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News-Sentinel.com Your Town. Your Voice.

Defy the microbe overlords that make you fat

Copyright 2014 The Associated Press. All rights reserved. This material may not be published, broadcast, rewritten or redistributed.The Associated Press
Monday, May 26, 2014 12:01 am
When it comes to existential angst, I can deal – sort of — with the idea that life may exist on other planets, that God might not be what we think he is, and that it's time to stop fretting about climate change and start doing what we humans do best: Adapt.But what REALLY creeps me out is increasing evidence that microbes are more in control of this thing called a body than I am.

“We harbor the notion that we're sentient beings,” writes Rich Roll, author of “Finding Ultra.” “But recent studies provide a new perspective, challenging just how much control we truly have when it comes to our cravings.”

Roll, a champion triathlete and nutrition guru, cites a 2007 Swiss study that revealed people who crave chocolate harbor different microbial colonies in their gut than those who don't.

A more recent Chinese study found that a fat-gobbling bacterium plucked from the bowels of a 385-pound man and transplanted into lab mice made the rodents obese.

“There is in fact a very direct and causal connection between our intestinal microbial ecology and the way we think,” Roll writes. “These microbes message our brains, effectively telling us what to eat.”

A pessimist could interpret these findings as yet another example of why it's “impossible” to lose weight. But Roll disagrees, suggesting that the process can work in reverse as well – if you feed your gut bacteria healthier foods, then the microbes that prefer that diet will proliferate at the expense of the junk food-craving critters.

The Chinese study of the fat-gobbling bacterium, Enterobacter, appears to back him up. The test subject, fed a diet of whole grains and low fat, high-fiber foods, lost 113 pounds in 23 weeks. More importantly, notes the International Society for Microbial Ecology Journal, which published the study in its December 2012 issue, Enterobacterwas completely wiped out – while helpful bacteria, like the Bifidobacterium found in yogurt, thrived.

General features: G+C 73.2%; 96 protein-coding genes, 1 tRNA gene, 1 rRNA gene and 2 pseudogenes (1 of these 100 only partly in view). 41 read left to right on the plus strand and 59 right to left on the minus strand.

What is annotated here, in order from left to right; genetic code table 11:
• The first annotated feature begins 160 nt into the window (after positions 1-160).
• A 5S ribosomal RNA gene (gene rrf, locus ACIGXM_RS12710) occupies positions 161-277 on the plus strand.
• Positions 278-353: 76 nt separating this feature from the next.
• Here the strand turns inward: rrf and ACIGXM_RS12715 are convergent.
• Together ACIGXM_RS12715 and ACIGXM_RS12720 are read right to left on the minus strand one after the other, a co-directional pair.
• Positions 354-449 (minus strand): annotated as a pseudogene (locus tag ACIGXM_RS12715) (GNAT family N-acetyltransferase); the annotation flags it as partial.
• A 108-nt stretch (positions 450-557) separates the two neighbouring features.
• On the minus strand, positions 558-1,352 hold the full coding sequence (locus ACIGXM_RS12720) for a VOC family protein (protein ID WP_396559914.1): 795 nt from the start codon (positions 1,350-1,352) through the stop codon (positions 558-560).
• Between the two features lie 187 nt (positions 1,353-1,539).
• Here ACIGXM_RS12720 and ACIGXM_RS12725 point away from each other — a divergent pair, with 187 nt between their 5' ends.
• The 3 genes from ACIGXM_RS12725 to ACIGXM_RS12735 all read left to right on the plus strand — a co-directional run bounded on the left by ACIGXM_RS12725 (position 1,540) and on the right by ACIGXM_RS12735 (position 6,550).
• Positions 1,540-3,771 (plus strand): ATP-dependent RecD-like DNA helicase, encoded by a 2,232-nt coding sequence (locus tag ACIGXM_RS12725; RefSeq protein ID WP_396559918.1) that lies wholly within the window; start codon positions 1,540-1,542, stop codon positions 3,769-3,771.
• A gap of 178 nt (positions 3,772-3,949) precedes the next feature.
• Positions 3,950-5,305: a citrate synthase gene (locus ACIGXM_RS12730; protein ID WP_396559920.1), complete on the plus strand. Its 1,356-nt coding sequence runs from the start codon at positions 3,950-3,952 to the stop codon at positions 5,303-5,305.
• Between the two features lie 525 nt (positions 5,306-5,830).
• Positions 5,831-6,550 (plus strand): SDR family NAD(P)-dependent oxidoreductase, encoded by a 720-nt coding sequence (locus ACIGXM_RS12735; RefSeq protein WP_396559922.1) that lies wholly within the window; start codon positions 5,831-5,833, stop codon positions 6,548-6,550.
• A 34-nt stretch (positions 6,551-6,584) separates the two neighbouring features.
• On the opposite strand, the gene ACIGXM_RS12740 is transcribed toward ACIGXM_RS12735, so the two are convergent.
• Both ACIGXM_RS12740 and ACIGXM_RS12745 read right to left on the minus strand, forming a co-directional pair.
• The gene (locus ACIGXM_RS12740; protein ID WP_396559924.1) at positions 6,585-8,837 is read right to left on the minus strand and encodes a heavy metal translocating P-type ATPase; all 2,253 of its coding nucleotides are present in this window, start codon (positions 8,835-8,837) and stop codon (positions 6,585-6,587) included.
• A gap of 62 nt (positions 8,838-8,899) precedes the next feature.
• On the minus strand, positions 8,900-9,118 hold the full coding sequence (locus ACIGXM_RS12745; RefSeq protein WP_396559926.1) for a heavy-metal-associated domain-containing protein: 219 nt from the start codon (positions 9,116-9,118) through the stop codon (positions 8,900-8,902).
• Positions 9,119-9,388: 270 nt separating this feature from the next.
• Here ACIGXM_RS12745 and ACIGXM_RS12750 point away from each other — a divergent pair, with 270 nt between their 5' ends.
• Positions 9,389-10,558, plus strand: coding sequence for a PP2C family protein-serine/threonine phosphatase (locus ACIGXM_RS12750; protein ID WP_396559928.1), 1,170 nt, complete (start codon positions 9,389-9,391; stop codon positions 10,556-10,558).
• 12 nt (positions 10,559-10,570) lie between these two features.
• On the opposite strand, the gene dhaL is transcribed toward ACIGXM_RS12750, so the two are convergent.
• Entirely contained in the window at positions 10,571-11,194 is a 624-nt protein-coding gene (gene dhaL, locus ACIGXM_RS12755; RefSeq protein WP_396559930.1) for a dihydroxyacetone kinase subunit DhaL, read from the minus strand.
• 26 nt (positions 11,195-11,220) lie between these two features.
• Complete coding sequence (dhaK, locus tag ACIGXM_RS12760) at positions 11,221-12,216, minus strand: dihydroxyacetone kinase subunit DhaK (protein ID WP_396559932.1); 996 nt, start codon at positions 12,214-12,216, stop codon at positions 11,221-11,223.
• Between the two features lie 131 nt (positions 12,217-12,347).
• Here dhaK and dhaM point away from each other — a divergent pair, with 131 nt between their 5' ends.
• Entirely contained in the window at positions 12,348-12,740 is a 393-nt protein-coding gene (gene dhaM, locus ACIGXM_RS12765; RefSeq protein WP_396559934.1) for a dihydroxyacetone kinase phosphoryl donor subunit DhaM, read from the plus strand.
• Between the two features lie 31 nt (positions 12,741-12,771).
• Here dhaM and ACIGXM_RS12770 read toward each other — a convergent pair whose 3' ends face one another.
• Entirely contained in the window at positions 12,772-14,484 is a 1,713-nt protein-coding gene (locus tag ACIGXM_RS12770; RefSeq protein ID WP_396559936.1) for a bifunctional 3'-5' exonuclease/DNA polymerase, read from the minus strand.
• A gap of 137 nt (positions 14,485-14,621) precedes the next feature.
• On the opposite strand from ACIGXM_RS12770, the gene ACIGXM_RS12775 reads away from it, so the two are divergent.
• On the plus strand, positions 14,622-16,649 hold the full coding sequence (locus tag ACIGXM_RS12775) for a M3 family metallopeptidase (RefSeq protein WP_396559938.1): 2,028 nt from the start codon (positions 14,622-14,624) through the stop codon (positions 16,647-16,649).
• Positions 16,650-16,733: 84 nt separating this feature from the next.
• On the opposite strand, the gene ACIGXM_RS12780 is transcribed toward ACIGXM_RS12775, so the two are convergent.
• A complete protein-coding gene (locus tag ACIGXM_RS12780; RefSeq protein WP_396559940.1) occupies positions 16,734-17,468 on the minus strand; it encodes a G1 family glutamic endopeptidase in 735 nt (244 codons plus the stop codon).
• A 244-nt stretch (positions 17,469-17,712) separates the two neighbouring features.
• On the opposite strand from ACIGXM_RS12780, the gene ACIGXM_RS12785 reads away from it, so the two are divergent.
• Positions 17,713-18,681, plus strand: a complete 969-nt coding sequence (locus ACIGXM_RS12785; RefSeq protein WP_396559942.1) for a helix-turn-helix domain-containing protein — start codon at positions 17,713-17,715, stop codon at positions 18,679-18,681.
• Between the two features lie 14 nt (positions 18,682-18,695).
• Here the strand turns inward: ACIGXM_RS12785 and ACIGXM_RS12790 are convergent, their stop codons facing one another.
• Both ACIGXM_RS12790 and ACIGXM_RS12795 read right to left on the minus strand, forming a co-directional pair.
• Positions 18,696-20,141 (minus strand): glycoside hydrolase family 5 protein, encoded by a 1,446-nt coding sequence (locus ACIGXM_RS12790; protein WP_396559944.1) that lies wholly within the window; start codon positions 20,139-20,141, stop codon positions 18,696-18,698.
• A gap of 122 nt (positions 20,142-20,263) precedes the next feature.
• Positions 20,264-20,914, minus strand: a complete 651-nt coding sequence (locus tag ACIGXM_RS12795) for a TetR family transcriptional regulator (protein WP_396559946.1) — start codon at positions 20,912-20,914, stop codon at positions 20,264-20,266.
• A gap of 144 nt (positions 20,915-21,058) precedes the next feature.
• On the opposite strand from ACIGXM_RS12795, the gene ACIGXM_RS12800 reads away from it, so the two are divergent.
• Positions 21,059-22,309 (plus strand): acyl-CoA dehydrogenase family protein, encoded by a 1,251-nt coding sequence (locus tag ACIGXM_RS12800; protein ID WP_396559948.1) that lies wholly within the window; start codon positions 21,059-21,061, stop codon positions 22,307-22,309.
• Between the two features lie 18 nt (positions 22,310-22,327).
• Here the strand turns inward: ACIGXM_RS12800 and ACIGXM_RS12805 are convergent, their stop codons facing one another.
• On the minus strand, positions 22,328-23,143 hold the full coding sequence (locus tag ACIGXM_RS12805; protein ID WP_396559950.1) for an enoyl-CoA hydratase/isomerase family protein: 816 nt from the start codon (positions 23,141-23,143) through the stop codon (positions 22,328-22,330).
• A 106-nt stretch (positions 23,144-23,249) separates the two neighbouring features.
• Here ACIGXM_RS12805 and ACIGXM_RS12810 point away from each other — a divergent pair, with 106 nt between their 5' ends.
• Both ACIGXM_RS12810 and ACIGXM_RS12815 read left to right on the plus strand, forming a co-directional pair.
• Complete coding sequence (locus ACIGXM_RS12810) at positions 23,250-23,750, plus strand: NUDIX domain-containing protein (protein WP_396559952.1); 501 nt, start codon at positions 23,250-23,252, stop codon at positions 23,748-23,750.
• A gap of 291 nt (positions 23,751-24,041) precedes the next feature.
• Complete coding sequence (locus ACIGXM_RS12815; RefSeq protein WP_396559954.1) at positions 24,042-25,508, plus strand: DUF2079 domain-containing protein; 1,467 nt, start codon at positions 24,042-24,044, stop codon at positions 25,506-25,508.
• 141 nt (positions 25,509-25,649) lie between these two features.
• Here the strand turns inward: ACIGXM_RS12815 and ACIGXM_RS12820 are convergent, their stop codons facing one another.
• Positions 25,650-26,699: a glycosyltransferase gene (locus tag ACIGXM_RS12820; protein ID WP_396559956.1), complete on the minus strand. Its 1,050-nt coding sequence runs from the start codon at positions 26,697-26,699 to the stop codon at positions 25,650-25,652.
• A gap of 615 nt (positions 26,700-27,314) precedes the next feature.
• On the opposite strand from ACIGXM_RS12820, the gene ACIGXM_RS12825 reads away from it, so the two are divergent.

I hate the idea of housing all those microbes. They outnumber the human cells in our body by a factor of 10 to 1, which means they're responsible for at least part of that number we see on the scale.

On the other hand, I love the idea of being a food god, choosing who lives and who dies in my bacterial ecosystem.

Microbes may very well “instant message” my brain about what they think I should eat, but I'm the one who physically puts food into my mouth. If I think in terms of a “craving” – a word that comes with baggage from my fat years – I'm likely to give in.

But if I think of it as a command from the microbe overlords, it's much easier to deny the request.

And if you do it consistently for just two or three weeks, they really will quit pestering you. I haven't eaten French fries in nearly four years and don't miss them at all. All this time I thought it was because of my “iron will power,” but I guess it has more to do with a power shift in my gut.

A book that inspired me during my French fries withdrawal referred to this process as “exterminating cravings.” Taylor LeBaron, author of “Cutting Myself in Half: 150 Pounds Lost One Byte at a Time,” was a teenage video game addict who gleefully imagined he was “killing dinosaurs” every time he wiped out an overpowering junk food addiction.

Turns out LeBaron may have had the right idea, but the wrong species.

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